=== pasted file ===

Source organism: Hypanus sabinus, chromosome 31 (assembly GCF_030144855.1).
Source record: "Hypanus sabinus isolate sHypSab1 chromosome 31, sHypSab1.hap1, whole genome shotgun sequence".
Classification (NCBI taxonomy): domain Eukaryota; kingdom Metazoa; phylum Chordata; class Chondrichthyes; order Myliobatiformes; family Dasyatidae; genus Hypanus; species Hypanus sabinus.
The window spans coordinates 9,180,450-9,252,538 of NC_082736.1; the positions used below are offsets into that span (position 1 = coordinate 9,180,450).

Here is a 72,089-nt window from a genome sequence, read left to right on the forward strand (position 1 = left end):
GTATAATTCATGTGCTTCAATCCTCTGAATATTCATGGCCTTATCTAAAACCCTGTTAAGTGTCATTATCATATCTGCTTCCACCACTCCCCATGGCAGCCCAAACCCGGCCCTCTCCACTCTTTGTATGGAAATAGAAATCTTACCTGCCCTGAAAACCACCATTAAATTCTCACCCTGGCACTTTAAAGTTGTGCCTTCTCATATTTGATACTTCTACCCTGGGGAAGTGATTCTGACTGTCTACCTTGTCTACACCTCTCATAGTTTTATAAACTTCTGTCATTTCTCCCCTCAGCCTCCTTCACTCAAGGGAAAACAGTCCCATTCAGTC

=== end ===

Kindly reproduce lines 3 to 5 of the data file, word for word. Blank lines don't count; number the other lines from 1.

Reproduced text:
Classification (NCBI taxonomy): domain Eukaryota; kingdom Metazoa; phylum Chordata; class Chondrichthyes; order Myliobatiformes; family Dasyatidae; genus Hypanus; species Hypanus sabinus.
The window spans coordinates 9,180,450-9,252,538 of NC_082736.1; the positions used below are offsets into that span (position 1 = coordinate 9,180,450).

Here is a 72,089-nt window from a genome sequence, read left to right on the forward strand (position 1 = left end):